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Kc  · 09/01/22

Tiered Crypto Storage: How to do it right (Reworked for 2022)

AltcoinTrading.NET Guides
04/12/22 · Technical

About This Blog Post

  1. Filed as
  2. Uses coldcard  ( + more posts) 
  3. Uses ledger  ( + more posts) 
  4. Tiered crypto storage is a secure, but highly technical way to store cryptocurrencies.
  5. The second best alternative is to split your holdings between several hardware wallets.
A quick guide for cryptocurrency investors on how to do tiered devices right, and the less bad commercial options for those who cannot bother.
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The idea of “tiered crypto storage” was first popularised by Andreas Antonopoulos.

Tiered storage in short refers to a crypto cold storage setup where you use several computers or mobile phones to store your cryptocurrency on.

The security is then enhanced by your behavior:

  • You will never use a device with a lot of crypto on it for daily browsing and downloading.
  • You will use a device with tiny amount of crypto for that.

This split is what makes your storage tiered.

It does mean taking extra steps. But there is no benefit in user-friendly processes if they involve large amounts of money. Why would you want to make that kind of thing easy?

Why a tiered system when we have hardware wallets?

In principle, separating your activities per device is what hardware wallets do. A hardware wallet like Ledger is a single-purpose device that can only store crypto and nothing else.

The problem with hardware wallets is that they are a black box type of commercial products. Every hardware wallet stores your private key on it, and it has been demonstrated that the seed can be retrieved under certain conditions.

While the sourcing of hardware is as questionable in case of laptops and phones as it is in hardware wallets, using a custom solution at least gives you an extra layer of security.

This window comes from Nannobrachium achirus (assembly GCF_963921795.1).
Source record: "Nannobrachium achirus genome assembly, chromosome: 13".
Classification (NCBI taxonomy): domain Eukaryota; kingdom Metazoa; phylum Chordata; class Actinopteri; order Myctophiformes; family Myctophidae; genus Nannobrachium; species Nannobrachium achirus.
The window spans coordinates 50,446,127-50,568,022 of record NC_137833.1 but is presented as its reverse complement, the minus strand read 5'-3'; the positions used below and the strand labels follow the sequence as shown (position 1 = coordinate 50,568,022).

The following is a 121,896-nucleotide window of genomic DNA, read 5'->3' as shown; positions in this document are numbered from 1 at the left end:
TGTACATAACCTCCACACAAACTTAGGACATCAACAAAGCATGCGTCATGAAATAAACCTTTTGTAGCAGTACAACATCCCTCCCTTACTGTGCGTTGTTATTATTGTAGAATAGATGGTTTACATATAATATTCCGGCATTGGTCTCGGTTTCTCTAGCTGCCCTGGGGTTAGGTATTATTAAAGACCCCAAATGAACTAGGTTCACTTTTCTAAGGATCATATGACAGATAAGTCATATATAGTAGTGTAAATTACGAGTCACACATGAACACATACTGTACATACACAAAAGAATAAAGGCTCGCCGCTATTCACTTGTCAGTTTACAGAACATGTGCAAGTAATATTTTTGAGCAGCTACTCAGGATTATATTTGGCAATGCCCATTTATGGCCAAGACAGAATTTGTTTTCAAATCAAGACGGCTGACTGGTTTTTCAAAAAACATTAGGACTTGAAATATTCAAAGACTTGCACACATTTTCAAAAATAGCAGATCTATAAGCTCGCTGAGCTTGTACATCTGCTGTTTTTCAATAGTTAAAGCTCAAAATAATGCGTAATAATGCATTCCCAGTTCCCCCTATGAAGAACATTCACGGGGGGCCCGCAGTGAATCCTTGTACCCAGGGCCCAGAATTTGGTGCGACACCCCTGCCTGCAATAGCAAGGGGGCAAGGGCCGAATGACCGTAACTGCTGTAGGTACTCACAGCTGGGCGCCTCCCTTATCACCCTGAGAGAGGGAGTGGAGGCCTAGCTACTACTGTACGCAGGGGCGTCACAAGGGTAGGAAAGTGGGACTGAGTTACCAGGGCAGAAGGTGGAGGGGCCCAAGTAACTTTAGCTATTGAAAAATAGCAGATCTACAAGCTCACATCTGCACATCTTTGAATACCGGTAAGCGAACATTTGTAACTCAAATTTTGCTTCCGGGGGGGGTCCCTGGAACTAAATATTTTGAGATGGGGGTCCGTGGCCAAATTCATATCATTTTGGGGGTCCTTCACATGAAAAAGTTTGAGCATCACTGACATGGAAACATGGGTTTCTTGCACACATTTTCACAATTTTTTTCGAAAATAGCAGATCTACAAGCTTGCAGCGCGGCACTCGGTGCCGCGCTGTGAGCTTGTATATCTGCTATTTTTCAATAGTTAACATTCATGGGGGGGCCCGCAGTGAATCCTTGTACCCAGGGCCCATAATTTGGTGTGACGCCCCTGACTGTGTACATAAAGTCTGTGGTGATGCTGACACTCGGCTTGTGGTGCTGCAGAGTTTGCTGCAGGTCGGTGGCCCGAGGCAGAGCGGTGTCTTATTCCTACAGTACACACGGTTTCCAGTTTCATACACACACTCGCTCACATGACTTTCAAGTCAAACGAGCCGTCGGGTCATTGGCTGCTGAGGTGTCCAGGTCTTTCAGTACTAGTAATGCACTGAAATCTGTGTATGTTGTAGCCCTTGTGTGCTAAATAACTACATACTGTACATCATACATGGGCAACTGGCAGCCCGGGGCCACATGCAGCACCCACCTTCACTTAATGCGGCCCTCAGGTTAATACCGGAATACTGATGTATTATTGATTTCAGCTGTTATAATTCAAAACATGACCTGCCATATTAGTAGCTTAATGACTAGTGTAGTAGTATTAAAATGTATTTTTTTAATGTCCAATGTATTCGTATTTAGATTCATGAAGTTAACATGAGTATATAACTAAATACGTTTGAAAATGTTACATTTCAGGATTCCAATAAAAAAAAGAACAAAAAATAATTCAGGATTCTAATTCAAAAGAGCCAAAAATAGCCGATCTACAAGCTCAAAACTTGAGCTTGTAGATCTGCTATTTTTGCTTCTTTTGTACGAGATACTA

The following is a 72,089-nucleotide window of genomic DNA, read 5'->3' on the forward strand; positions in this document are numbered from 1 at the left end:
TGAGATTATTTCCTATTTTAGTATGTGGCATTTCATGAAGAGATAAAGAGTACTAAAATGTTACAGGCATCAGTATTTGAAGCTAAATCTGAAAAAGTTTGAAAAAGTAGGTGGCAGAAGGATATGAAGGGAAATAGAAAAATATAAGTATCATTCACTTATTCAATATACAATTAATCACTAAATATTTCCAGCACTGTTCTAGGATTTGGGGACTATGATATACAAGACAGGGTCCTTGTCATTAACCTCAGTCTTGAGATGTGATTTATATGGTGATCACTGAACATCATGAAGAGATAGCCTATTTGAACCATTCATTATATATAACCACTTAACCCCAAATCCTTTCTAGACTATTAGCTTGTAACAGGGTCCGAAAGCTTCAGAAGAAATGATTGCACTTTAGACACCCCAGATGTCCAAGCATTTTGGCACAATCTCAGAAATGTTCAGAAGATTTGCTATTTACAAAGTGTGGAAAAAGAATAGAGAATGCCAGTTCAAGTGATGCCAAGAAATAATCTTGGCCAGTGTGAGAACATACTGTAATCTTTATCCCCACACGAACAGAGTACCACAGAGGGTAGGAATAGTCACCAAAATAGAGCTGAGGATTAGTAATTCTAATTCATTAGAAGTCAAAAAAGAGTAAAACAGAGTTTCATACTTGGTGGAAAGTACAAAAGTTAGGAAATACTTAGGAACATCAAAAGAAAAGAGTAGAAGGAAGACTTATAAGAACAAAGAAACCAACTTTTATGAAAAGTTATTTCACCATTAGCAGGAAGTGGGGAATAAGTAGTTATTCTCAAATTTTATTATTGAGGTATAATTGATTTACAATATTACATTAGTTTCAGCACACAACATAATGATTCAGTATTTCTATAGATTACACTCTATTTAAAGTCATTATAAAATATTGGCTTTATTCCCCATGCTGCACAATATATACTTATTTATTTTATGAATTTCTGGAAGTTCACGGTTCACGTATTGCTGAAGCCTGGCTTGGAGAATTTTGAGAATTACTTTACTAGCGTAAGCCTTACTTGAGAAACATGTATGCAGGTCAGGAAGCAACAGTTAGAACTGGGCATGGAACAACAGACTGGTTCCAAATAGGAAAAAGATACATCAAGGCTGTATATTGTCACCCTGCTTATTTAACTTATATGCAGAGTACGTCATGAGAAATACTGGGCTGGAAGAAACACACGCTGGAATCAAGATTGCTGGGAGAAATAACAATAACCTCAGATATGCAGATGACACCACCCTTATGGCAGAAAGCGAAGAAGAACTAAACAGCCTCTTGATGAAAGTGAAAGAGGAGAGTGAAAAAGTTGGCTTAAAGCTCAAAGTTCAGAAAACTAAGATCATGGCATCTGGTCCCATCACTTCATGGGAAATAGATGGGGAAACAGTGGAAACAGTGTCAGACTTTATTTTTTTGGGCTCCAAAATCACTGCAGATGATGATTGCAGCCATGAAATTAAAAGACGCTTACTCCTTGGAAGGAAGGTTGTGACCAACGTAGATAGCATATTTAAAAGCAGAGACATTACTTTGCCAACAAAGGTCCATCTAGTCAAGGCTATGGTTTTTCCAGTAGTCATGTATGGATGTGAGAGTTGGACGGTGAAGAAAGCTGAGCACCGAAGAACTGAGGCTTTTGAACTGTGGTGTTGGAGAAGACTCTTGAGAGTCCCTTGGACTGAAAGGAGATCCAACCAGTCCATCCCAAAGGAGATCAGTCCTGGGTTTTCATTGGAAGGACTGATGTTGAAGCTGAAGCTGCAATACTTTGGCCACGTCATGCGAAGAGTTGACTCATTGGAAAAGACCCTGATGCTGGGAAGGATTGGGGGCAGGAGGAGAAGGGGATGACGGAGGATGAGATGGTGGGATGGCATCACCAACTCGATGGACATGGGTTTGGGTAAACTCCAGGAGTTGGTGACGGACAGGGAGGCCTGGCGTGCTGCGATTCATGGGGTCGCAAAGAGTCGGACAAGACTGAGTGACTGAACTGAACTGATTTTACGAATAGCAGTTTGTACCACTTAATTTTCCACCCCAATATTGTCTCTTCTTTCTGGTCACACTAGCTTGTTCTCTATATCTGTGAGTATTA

• Everyone knows what a hardware wallet looks like, everyone knows whats on it.
  • Every hardware wallet accessed physically and flashed with a malicious firmware version will give away the private keys.
  • Scripts to hack popular setups are a commodity that is sold in bulk and doesn’t require technical skills.
  • Hacking a custom solution requires far more knowledge and experience.

Do you absolutely have to do a tiered storage?

The answer is no.

For some it’s not much of an inconvenience to have separate devices for different activities, but the truth is it is pretty technical way to go about things.

The next best thing is is to split your holdings over several crypto wallets. In 2024 we can already choose from a pretty good range:

  • Coldcard is a Bitcoin-only hardware wallet that is specifically focused on security as well as privacy. If you are diversifying your wallets, you should not leave Coldcard out.
  • Trezor One is not a good choice, but the new Trezor T models have been overhauled in some pretty major ways. They store your private key split in parts, not as a single piece of text, which is a good security enhancement.
  • Ledger is obviously the most popular crypto wallet, and also one that has better score in terms of security than Trezor. Since 2022 they have a device called Nano Plus, which is affordable like the old Nano but has enough memory to hold 100+ altcoin and NFT apps.

Storing your crypto in parts on all three of these will lower your losses in case of the (unlikely) incidents like having a malicious firmware update distributed through the official channels.

Storing your crypto on multiple devices of the same type can be helpful in times of robberies of burglaries - the criminal is likely to leave with the first wallet they find, as long as you don’t store all your wallets together.

Tiered devices for for cryptocurrencies

There are four tiers - the cold, warm, hot and beater devices.

  1. The cold device

    A cold wallet is where cryptocurrency holders store coins they are planning to hold for multiple years.

    A cold device, the device that carries cold wallet, is not to be used for your normal day to day work. It is an offline, so called “air-gapped” device.

    It had its disk scrubbed and OS reinstalled before the cold wallet came on to it.

    It does not connect to the internet, not even to make a transaction.

    The technically simplest type of cold device is a “paper wallet”: Your private key written down is an item that will always stay offline. (Paper doesn’t last, use steel to do this.)

    The classic crypto geek way of setting up a cold device is by air-gapping a laptop - more on that further down.

  2. The warm device